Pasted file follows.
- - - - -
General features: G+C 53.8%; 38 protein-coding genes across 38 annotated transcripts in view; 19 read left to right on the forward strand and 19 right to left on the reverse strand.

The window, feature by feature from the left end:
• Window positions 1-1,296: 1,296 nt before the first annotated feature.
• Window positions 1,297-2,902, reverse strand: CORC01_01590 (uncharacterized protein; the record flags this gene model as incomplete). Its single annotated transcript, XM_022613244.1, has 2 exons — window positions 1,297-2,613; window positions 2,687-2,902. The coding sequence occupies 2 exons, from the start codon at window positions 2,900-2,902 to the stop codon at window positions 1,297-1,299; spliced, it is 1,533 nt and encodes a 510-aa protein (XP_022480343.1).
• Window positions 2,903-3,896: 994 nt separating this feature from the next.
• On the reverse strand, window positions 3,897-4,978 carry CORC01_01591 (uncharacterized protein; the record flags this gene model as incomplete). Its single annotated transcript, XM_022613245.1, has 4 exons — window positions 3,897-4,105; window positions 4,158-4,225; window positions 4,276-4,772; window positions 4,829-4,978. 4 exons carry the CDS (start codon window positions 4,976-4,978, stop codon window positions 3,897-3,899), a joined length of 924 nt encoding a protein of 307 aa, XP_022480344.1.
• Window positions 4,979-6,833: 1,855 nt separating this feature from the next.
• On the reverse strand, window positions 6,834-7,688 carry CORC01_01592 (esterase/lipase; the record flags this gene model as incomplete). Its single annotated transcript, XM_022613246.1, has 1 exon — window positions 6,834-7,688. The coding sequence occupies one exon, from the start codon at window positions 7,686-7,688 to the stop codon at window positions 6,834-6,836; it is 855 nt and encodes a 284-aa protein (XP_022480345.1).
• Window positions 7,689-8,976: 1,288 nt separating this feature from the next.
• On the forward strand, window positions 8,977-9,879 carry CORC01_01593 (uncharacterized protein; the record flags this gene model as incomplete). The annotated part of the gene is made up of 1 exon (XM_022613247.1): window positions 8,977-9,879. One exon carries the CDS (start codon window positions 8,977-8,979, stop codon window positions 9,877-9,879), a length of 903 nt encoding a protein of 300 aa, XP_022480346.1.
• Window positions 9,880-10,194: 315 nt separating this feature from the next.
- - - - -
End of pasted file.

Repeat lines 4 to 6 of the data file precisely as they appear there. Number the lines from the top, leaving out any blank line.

• Window positions 1,297-2,902, reverse strand: CORC01_01590 (uncharacterized protein; the record flags this gene model as incomplete). Its single annotated transcript, XM_022613244.1, has 2 exons — window positions 1,297-2,613; window positions 2,687-2,902. The coding sequence occupies 2 exons, from the start codon at window positions 2,900-2,902 to the stop codon at window positions 1,297-1,299; spliced, it is 1,533 nt and encodes a 510-aa protein (XP_022480343.1).
• Window positions 2,903-3,896: 994 nt separating this feature from the next.
• On the reverse strand, window positions 3,897-4,978 carry CORC01_01591 (uncharacterized protein; the record flags this gene model as incomplete). Its single annotated transcript, XM_022613245.1, has 4 exons — window positions 3,897-4,105; window positions 4,158-4,225; window positions 4,276-4,772; window positions 4,829-4,978. 4 exons carry the CDS (start codon window positions 4,976-4,978, stop codon window positions 3,897-3,899), a joined length of 924 nt encoding a protein of 307 aa, XP_022480344.1.